specifically different from the purely negative notion which prevails amongst the radicals and revolutionists of Europe. With the American, freedom is anything but a mere absence of restraint[, an arbitrary, licentious indulgence, every one following his natural impulse, as the revolutionists would have it. I]t is a rational, moral, self-determination, hand in hand with law, order, and authority. True national freedom, in the American view, rests upon a moral groundwork, upon the virtue of self-possession and self-control in individual citizens.[ He alone is worthy of this great blessing and capable of enjoying it who holds his passions in check; is master of his sensual nature; obeys natural laws, not under pressure from without, but from inward impulse, cheerfully and joyfully. But the negative and hollow liberalism, or rather the radicalism, which undermines the authority of law, and sets itself against Christianity and the church, necessarily dissolves all social ties, and ends in anarchy; which then passes very easily into the worst and most dangerous form of despotism.]"Andrew Delbanco, The real American dream: a meditation on hope, The William E. Massey Sr. lectures in the history of American civilization 1998 (Cambridge: Harvard University Press, 1999), 61-62. Delbanco is citing Philip Schaff, America: a sketch of the political, social, and religious character of the United States of North America, in two lectures, (New York: C. Scribner, 1855), 43-44 (though I have reinserted in brackets what Delbanco leaves out: what he almost has to leave out, since he has moved from the chapter on "God" to the chapter on "Nation" (en route to the chapter on "Self")).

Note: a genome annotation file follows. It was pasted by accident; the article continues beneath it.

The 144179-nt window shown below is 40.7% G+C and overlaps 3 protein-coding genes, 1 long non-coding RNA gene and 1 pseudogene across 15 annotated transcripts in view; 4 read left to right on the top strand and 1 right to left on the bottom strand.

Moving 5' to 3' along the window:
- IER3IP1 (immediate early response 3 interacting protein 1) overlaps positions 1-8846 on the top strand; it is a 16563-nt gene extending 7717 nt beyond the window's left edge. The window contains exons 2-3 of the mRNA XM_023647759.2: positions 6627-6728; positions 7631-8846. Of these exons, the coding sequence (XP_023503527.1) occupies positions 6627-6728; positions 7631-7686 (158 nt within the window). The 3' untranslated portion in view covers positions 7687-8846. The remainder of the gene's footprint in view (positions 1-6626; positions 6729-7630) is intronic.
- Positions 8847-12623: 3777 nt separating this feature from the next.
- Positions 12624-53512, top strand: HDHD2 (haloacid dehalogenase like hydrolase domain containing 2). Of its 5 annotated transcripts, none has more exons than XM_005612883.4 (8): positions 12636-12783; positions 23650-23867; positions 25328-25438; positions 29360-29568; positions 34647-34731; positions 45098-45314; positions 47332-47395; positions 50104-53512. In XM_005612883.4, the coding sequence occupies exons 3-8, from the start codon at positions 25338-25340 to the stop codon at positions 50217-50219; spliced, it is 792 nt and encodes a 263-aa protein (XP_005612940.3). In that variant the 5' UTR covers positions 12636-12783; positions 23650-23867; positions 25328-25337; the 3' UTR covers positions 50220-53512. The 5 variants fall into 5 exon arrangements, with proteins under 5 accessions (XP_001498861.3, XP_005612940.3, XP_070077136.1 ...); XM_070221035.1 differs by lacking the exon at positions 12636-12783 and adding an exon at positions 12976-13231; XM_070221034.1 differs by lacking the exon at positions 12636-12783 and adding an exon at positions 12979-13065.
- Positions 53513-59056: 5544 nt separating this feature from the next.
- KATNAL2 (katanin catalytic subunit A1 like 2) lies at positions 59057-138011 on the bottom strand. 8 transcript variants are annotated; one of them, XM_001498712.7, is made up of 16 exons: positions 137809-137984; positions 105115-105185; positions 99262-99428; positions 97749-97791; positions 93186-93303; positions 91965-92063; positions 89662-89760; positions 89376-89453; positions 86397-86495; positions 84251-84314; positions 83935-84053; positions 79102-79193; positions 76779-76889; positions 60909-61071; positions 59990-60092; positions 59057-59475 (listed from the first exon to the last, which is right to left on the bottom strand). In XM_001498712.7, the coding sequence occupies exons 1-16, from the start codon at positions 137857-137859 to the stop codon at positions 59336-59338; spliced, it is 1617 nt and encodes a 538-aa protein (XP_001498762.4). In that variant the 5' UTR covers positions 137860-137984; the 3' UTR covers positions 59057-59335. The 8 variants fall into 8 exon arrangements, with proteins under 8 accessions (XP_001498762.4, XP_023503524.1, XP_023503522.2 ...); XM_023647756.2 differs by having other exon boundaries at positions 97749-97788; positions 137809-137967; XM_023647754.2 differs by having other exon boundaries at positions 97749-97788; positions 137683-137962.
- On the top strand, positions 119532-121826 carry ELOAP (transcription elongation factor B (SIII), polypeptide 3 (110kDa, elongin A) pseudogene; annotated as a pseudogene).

Saturday, April 20, 2013
"With the American, freedom is anything but a mere absence of restraint, an arbitrary, licentious indulgence, every one following his natural impulse".
"The aspirations of this new kind of citizen were moderated by what Thomas Jefferson had called 'temperate liberty': a capacity for self-government in which the rational understanding acts as a check on the unruly will. And the inner psychological structure of this temperate republican matched the outer system of checks and balances built into the republic itself. For Jefferson temperate liberty was the key to both personal happiness and civil society. It was a 'conception of freedom,' as Philip Schaff realized,